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La Vallée d’Iherir. 02/02/01; Illizi; 6,500 ha; 25º24’N 008º25’E. Parc National du Tassili; UNESCO World Heritage site. A high valley (1100m-1400m) in the center of a limestone Saharan plateau characterized by intermittent streams, lakes, and marshes, freshwater springs, and subterranean karst hydrological systems. The isolated nature of the site has led to remarkable evolutionary phenomena, described as "at the same time, a laboratory and a museum of the process of evolution", particularly for species which have been best able to resist the desertification of the area, such as lizards, serpents, and four species of fish. Basic palm and fig culture is practiced near the site by the Tuareg community on terraces above the valley floor, and some raising of vegetables takes place in areas shaded by trees. The rocky mountain walls bear rich pictorial evidence of some of the first human inhabitants of the Sahara; this has encouraged fairly significant tourism, which, however, was drastically diminished between 1992 and 2000 and is only recently beginning to recover. Ramsar site no. 1057.

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Les Gueltates d’Issakarassene.02/02/01; Tamanrasset; 35,100 ha; 22º25’N 005º45’E. Parc National de L’Ahaggar. A "guelta" is a wetland type specific to the mountains algeria-issakarassene2.jpg (32636 bytes)of Haggar and Tassili, a kind of rocky basin or "crater-hole" hollowed out of the riverbed. Either permanent or intermittent, gueltates are often found between 1,000 and 2,000 meters’ altitude, and their depth may vary between 4 and 15 meters. Permanent gueltates play a very important role in the lives of Tuareg nomads of the region and their livestock, as well as serving as stopover for migratory birds crossing the Sahara. Issakarassene, in the Haggar mountains, is a permanent wetland of a type that does not yet figure in the Ramsar classification system, fed both by permanent underground sources and sometimes by torrential rainstorms. The site supports a concentration of the last remaining examples of formerly thriving flora and fauna, of which several wetland-dependent species have been able to develop various forms of adaptation that have permitted them thus far to survive the gradual process of aridification of the Sahara, including fish species endemic to the desert – the cheetah Acinonyx jubatus and the gazelle Gazella dorcas are both classed as vulnerable by IUCN. The rocky, "lunar" landscape supports few human uses except as a source of water for nomads and their animals, and no significant threats are foreseen, except eventually a possible increase in tourism. Ramsar site no. 1058.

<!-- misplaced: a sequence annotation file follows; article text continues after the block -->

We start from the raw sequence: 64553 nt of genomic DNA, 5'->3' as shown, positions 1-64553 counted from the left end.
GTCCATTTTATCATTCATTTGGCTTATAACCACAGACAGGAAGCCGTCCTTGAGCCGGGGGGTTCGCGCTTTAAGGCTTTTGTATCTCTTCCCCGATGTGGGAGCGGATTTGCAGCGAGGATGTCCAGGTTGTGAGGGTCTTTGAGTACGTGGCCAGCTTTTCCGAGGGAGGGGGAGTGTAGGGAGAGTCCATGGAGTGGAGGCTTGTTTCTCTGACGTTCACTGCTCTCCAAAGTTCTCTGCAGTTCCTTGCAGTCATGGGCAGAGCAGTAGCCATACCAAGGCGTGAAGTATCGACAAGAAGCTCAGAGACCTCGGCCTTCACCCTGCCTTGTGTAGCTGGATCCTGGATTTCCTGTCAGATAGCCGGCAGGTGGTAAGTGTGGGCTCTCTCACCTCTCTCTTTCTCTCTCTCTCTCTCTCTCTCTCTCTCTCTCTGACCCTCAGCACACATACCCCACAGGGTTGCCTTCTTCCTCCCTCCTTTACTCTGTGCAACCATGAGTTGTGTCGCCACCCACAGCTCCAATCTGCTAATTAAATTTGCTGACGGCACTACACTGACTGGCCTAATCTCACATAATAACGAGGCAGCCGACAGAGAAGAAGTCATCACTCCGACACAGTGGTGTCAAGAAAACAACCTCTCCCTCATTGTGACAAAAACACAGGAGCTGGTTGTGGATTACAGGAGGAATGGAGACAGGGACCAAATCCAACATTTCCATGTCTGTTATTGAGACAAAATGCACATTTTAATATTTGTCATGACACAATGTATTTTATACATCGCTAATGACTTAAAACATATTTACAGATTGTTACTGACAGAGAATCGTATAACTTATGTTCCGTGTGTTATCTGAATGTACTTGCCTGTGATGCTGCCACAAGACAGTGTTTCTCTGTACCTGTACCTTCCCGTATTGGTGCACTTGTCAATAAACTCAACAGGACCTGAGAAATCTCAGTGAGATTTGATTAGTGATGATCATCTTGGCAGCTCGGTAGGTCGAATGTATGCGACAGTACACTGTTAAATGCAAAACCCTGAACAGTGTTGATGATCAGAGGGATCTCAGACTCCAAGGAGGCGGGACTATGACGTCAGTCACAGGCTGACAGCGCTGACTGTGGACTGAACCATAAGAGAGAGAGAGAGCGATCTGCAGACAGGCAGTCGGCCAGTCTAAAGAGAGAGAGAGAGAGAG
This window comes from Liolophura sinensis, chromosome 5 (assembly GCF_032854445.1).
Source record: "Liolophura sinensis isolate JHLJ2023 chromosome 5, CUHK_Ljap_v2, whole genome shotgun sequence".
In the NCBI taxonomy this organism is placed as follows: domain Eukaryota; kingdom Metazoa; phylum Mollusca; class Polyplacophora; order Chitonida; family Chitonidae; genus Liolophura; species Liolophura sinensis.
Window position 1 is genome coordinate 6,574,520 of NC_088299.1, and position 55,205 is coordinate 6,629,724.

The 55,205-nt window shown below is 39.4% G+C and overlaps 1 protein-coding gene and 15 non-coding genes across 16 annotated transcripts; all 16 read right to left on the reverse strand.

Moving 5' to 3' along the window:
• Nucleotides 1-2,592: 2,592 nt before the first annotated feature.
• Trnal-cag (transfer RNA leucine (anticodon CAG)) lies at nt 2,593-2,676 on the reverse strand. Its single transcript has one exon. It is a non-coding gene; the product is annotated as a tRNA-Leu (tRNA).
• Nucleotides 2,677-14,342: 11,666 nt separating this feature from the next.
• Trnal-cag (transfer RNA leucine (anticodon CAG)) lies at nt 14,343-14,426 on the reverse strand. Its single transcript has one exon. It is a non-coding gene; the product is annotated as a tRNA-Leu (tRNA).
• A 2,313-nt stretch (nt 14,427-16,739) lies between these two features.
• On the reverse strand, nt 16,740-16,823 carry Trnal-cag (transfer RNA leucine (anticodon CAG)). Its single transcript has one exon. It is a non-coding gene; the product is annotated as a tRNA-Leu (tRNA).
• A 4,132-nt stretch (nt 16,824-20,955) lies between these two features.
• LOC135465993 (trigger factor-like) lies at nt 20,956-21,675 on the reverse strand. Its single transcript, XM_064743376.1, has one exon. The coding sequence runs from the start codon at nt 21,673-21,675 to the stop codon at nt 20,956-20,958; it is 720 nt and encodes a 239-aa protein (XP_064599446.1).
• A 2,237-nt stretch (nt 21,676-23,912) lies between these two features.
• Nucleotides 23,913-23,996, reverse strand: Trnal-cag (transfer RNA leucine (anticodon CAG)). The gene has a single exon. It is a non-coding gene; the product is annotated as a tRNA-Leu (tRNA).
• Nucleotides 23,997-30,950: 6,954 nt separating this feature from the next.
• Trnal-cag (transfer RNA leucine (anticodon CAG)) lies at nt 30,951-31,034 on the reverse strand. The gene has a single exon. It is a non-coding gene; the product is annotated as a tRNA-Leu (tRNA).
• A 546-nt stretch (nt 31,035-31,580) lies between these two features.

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Marais de la Macta. 02/02/01; Mascara, Mostaganem, Oran; 44,500 ha; 35º41’N 000º10’W. In a triangular depression separated from the Gulf of Arzew near Oran by a dune cordon, a complex of open water, marsh, and more or less humid steppe some nine miles inland, supplied by three permanent wadis. The site represents a wetland type that is rare in North Africa in the diversity of habitats it contains, most notably "sansouires" salt marshes that recall the Camargue in France. A large biodiversity is found there, including a great variety of halophilic vegetation, as well as numerous invertebrates and fish. The wetland is important for both local residents and nomads, particular during dry periods, for pasturage for their cattle and their sheep, respectively. Ramsar site no. 1059.

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Oasis de Ouled Saïd.02/02/01; Adrar; 25,400 ha; 29º24’N 000º18’E. A rare human-made wetland created on the vestiges of a "fossil" wadi; over time, the diminution of the water in the wadi required the construction of a "fouggara", an ingenious system for the capture and distribution of groundwater. The water, distributed in little open-air channels within the tradition of an ancestral social organization, is shared out equitably to individual gardens for the cultivation of palms, mainly, with some cereals and fruits as well. The site is also important for migratory birds and includes important archaelogical remains of an original Arab/Muslim architecture of "Ksars" (fortresses) from the 14th century. The fouggara method in use at Ouled Saïd is said to be an outstanding illustration of the Ramsar wise use principle, but because the oasis requires constant human maintenance and is slowly but surely being overtaken by the sand, Algerian authorities have requested at the time of designation that the site be placed on the Montreux Record. Ramsar site no. 1060.

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Oasis de Tamantit et Sid Ahmed Timmi.02/02/01; Adrar; 95,700 ha; 27º45’N 000º15’E. National Heritage Monument. A succession of several oases, each overlooked by an ancient Ksar (fortress) and associated village, with palm cultivation below. Residents practice the traditional method of distribution of water for irrigation by means of "fouggara", a human-made hydraulic system said to have originated in Persia and been introduced to the Maghreb during the Arab conquest of the 7th century. The site is classed as, among others, wetland type Zk(c), probably the first ‘human-made subterranean hydrological system’ in the Ramsar List. The isolation of the site and the hostile environmental conditions have favored the evolution of a very interesting biological diversity. Depletion of groundwater reserves, caused in part by increasing use of modern agricultural pump-irrigation and monoculture, is seen as a potential threat, as is continuous advance of the "ergs" or wind-driven sand dunes. There is some tourism, with pedestrian and camel-back tours of the Ksars and fouggara, and local crafts are in considerable demand. Ramsar site no. 1061.

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Sebkha d’Oran.02/02/01; Oran; 56,870 ha; 35º22’N 000º48’W. A large endorrheic depression of tectonic origin, with a seasonal saline lake and flats characterized by halophilic vegetation. The site surpasses the 1% threshold for pink flamingos and shelduck (Criterion 6). Ramsar site no. 1055.